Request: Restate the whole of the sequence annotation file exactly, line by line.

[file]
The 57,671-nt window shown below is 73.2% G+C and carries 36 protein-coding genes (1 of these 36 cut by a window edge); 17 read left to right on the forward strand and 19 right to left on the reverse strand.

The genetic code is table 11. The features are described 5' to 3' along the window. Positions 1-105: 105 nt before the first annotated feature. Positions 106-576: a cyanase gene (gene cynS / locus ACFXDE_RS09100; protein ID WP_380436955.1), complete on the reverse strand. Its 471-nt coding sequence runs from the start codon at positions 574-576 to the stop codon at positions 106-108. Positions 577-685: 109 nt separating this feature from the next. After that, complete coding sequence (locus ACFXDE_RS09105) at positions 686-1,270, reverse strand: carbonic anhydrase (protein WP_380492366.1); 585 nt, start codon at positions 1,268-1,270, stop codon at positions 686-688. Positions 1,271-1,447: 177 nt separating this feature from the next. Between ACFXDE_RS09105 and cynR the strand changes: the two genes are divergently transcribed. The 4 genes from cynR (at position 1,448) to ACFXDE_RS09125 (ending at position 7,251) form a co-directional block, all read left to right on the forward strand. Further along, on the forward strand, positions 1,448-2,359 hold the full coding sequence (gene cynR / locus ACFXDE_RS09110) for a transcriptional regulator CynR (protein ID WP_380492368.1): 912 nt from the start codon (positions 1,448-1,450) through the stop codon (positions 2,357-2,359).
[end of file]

The 57,671-nt window shown below is 73.2% G+C and carries 36 protein-coding genes (1 of these 36 cut by a window edge); 17 read left to right on the forward strand and 19 right to left on the reverse strand.

The genetic code is table 11. The features are described 5' to 3' along the window. Positions 1-105: 105 nt before the first annotated feature. Positions 106-576: a cyanase gene (gene cynS / locus ACFXDE_RS09100; protein ID WP_380436955.1), complete on the reverse strand. Its 471-nt coding sequence runs from the start codon at positions 574-576 to the stop codon at positions 106-108. Positions 577-685: 109 nt separating this feature from the next. After that, complete coding sequence (locus ACFXDE_RS09105) at positions 686-1,270, reverse strand: carbonic anhydrase (protein WP_380492366.1); 585 nt, start codon at positions 1,268-1,270, stop codon at positions 686-688. Positions 1,271-1,447: 177 nt separating this feature from the next. Between ACFXDE_RS09105 and cynR the strand changes: the two genes are divergently transcribed. The 4 genes from cynR (at position 1,448) to ACFXDE_RS09125 (ending at position 7,251) form a co-directional block, all read left to right on the forward strand. Further along, on the forward strand, positions 1,448-2,359 hold the full coding sequence (gene cynR / locus ACFXDE_RS09110) for a transcriptional regulator CynR (protein ID WP_380492368.1): 912 nt from the start codon (positions 1,448-1,450) through the stop codon (positions 2,357-2,359).